Urban heat-island effect

Urban heat-island effect

A microclimate created by the extra energy emissions and absorbed solar heat in a city. Buildings in urban areas retain far more heat into the night than the natural vegetation of rural areas, making it more difficult for urban areas to cool. This greatly increases amount of energy needed and consumed for air conditioning.
Illustrated Dictionary of Architecture Copyright © 2012, 2002, 1998 by The McGraw-Hill Companies, Inc. All rights reserved
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Legendary climatologist Arthur Rosenfeld recently told the website SolveClimate that painting roofs white in cities could help reduce the urban heat-island effect. "Some would say it's worth doing for that alone," he said.
Moreover, the urban heat-island effect could exacerbate summertime temperature increases, while drought, commonplace in the Southwest, could become more severe.
Kirsch Pink, which bears pink flowers between May and November, also eases the urban heat-island effect by 1.3 times, it said.
Garlands Starburst mineral provides 50 to 60% reflectivity, which can decrease rooftop temperatures to about 1200 F, significantly reducing urban heat-island effect and extending the working life of the roof.
Shade trees are important for reducing air-conditioning bills and mitigating global warming and the urban heat-island effect, Parker says, but it is necessary to reduce fossil fuel inputs while maintaining these trees.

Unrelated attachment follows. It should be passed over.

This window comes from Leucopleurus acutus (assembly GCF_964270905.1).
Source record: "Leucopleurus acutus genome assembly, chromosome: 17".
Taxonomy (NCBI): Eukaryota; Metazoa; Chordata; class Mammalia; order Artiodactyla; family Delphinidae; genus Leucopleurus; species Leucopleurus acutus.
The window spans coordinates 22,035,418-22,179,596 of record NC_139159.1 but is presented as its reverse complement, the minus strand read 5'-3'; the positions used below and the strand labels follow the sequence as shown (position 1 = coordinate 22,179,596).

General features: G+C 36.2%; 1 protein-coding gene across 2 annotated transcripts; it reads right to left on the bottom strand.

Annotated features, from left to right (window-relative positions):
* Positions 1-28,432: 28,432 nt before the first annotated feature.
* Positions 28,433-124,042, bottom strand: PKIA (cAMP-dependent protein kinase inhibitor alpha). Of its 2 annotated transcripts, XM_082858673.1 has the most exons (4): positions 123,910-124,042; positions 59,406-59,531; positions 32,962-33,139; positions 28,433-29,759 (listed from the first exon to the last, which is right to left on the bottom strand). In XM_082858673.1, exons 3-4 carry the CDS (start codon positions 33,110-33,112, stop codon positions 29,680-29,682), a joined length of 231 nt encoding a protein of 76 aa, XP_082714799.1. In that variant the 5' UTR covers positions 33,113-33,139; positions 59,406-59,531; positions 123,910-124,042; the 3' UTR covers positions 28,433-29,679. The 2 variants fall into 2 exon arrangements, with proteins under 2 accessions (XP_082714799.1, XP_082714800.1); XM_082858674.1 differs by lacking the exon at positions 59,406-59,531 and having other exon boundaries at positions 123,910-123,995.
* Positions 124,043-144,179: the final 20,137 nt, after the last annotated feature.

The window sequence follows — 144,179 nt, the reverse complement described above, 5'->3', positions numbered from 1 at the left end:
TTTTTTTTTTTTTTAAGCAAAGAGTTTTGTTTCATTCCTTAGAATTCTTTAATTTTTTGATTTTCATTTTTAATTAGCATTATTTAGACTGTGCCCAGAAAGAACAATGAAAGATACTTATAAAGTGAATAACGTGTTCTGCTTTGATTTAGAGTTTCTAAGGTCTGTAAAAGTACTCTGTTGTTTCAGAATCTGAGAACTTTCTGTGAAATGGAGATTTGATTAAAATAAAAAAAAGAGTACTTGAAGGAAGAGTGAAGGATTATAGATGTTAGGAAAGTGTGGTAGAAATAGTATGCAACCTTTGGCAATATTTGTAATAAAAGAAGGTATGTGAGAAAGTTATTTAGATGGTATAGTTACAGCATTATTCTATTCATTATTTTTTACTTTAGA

Masterson received the media award for her work in developing a 12-episode Cool Communities TV series that promoted trees and light-colored surfaces to reduce the urban heat-island effect. AMERICAN FORESTS received the partnership award for organizing April's Global ReLeaf Earth Day Walk for Trees, which was attended by 1,500 people and raised more than $50,000 to replant trees lost to Hurricane Andrew.
In most cases, they tend to heat their surroundings--a process known as the urban heat-island effect. Even a casual observer can spot this effect by glancing at the daily temperature differences between cities and their cooler suburbs.
In other words, the urban heat-island effect fails to explain the entire temperature rise seen in the records.
The urban heat-island effect overtaking Frederick offers a unique research opportunity.
The lowest priority is to plant where trees "fill in" the open spaces to help reduce the urban heat-island effect by modifying wind patterns as part of the total urban forest.
Rosenfeld, a leading analyst of urban heat-island effects, has long advocated tree planting to reduce urban heating and to sequester the carbon dioxide emissions that threaten to initiate a global warming (SN: 5/7/88, p.

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